F Ramirez, I Afan, L S Davis and A Chiaradia, ‘Climate Impacts on Global Hot Spots of Marine Biodiversity’ (2017) 3(2) Science Advances, e1601198,
DC Dunn, J Ardron, N Bax, P Bernal, J Cleary, I Cresswell, B Donnelly, P Dunstan, K Gjerde, D Johnson, K Kaschner, B Lascelles, J Rice, H von Nordheim, L Wood and PN Halpin, ‘The Convention on Biological Diversity’s ecologically or biologically significant areas: origins, development and current status’ (2014) 49 Marine Policy 137–145.
N J Bax, J Cleary, B Donnelly, D C Dunn, P K Dunstan, M Fuller and P N Halpin, ‘Results of efforts by the Convention on Biological Diversity to describe ecologically or biologically significant marine areas’ (2016) 30(3) Conservation Biology 571–581.
Ibid., at 580.
United Nations Agreement for the Implementation of the Provisions of the United Nations Convention on the Law of the Sea of 10 December 1982 Relating to the Conservation and Management of Straddling Fish Stocks and Highly Migratory Fish Stocks (New York, 8 September 1995, in force 11 December 2001) 2167
R Warner, K M Gjerde and D Freestone, ‘Regional Governance for Fisheries and Biodiversity’ in S M Garcia, J Rice and A Charles (eds), Governance of Marine Fisheries and Biodiversity Conservation (Wiley Blackwell, Chichester, 2014) 211–224.
International Convention for the Prevention of Pollution from Ships (London, 1 June 1978, Annex I in force 2 October 1983, Annex ii in force 6 April 1987, Annex iii in force 1 July 1992, Annex iv in force 27 September 2003, Annex v in force 31 December 1988, Annex vi in force 19 May 2005) (1978) 17
International Seabed Authority, ‘Developing a Regulatory Framework for Mineral Exploitation in the Area. A Discussion Paper on the Development and Drafting of Regulations on Exploitation for Mineral Resources in the Area (Environmental Matters)’(25 January 2017), https://www.isa.org.jm/files/documents/EN/Regs/DraftExpl/DP-EnvRegsDraft25117.pdf (accessed 31 May 2017).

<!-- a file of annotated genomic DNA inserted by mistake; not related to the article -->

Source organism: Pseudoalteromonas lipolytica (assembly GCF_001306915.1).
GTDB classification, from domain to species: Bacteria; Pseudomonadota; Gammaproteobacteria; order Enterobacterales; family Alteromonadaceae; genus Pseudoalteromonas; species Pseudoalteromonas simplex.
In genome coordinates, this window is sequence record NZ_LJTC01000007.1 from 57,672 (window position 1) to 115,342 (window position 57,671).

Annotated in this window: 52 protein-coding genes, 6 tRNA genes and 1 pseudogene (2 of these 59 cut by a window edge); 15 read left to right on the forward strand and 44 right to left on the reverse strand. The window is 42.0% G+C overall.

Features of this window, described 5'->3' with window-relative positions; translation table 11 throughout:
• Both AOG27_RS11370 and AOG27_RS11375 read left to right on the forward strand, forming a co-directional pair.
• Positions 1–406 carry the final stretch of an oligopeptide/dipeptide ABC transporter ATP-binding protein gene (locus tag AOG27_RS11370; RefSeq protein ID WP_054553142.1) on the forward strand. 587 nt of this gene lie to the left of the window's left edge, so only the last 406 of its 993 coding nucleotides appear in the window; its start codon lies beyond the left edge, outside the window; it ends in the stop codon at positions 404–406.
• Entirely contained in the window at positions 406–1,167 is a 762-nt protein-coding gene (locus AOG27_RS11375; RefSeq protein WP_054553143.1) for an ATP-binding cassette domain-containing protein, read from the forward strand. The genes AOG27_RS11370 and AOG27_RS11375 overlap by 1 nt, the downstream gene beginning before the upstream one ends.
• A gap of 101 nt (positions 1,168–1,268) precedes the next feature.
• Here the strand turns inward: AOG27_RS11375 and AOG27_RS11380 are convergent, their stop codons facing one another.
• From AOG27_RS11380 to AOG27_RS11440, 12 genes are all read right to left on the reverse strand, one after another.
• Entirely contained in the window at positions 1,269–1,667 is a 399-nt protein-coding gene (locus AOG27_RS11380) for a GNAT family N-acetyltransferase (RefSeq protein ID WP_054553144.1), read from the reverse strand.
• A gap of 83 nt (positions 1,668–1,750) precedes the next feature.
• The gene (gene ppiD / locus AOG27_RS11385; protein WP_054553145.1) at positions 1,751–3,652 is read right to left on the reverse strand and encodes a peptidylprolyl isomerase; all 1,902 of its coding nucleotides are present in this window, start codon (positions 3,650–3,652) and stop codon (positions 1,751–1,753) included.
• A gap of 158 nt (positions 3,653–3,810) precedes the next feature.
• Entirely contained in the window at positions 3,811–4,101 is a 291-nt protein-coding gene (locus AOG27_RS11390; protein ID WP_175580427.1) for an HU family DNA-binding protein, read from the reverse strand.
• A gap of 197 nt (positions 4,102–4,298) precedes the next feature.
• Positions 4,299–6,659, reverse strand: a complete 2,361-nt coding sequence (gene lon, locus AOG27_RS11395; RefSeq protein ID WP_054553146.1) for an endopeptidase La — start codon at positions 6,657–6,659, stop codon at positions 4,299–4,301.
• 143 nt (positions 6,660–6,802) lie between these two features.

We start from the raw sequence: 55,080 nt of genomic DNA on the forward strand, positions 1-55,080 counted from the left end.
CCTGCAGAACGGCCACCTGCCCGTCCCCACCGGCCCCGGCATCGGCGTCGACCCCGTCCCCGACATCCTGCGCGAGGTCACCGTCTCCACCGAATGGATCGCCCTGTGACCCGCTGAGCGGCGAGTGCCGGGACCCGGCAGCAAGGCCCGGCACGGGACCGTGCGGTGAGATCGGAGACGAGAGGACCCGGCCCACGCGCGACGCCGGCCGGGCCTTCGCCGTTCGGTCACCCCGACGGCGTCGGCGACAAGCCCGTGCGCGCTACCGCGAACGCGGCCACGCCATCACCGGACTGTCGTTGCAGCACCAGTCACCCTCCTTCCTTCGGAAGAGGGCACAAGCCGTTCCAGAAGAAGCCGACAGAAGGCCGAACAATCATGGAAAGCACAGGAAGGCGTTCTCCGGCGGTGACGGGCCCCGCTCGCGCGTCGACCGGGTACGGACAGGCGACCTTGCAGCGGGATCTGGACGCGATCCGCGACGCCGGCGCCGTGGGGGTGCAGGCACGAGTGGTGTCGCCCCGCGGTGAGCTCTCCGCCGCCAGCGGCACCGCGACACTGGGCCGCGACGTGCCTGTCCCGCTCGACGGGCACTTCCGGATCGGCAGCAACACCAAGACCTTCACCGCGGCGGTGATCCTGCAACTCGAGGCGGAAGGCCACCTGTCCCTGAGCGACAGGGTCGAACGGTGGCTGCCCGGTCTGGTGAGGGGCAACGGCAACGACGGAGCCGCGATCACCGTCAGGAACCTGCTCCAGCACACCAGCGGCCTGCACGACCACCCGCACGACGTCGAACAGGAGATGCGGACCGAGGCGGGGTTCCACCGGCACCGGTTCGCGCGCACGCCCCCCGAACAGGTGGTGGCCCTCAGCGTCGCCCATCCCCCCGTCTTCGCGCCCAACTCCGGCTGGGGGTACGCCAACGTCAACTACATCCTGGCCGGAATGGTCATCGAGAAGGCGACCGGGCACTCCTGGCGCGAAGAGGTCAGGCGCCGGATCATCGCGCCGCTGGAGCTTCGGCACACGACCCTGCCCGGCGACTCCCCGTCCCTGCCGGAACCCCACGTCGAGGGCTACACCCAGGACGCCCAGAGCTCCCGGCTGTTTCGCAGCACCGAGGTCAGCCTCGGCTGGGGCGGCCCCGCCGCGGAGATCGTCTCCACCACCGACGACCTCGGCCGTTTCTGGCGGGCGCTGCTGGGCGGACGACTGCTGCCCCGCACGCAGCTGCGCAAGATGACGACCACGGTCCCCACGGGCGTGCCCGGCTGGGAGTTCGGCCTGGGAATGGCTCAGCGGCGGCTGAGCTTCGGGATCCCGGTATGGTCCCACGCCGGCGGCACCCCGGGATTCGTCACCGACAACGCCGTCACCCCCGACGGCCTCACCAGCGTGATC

Convention for the Protection of the Natural Resources and Environment of the South Pacific Region (Nouméa, 24 November 1986, in force 22 August 1990) (1987) 26
Ibid., at Article 2(a)(ii).
R Herr, ‘Environmental Protection in the South Pacific: the Effectiveness of
T I Tutangata and M Power, ‘The Regional Scale of Ocean Governance: Regional Cooperation in the Pacific Islands’ (2002) 45(11) Ocean and Coastal Management 873–884.
Herr (n 18) at 43.
Herr (n 18) at 43.
R Mahon, L Fanning, KM Gjerde, O Young, M Reid and S Douglas, ‘Transboundary Waters Assessment Programme(
Convention on the Conservation and Management of Highly Migratory Fish Stocks in the Western and Central Pacific Ocean (Honolulu, 5 September 2000, in force 19 June 2004) (2001) 40
Nouméa Convention, Article 5(1).
Convention on Biological Diversity (Nairobi, 22 May 1992, in force 29 December 1993) (1992) 31
Tutangata and Power (n 19) at 879.
Ibid. at Article 5(a) and (b).
Ibid. at Articles 5(c) and 6.
Ibid. at Article 5(f) and (d).
Nauru Agreement Concerning Cooperation in the Management of Fisheries of Common Interest (Nauru, 11 February 1982, in force 4 December 1982), latest version available at http://www.pnatuna.com/sites/default/files/Latest%20Nauru%20Agreement_0.pdf (‘Nauru Agreement’).
Pacific Islands Forum Secretariat, Pacific Islands Regional Oceans Policy, http://www.forumsec.org/resources/uploads/attachments/documents/PIROP.pdf (accessed 31 May 2017).
Pacific Islands Forum Secretariat, Framework for a Pacific Oceanscape, http://www.forumsec.org/resources/uploads/embeds/file/Oceanscape.pdf (accessed 31 May 2017).
Pacific Islands Forum Secretariat, Office of the Pacific Ocean Commissioner, http://www.forumsec.org/pages.cfm/strategic-partnerships-coordination/pacific-oceanscape/pacific-ocean-commissioner.html?printerfriendly=true.
Pacific Islands Forum Secretariat, Pacific Ocean Alliance, http://www.forumsec.org/resources/uploads/embeds/file/Pacific_Ocean_Alliance_Charter.pdf.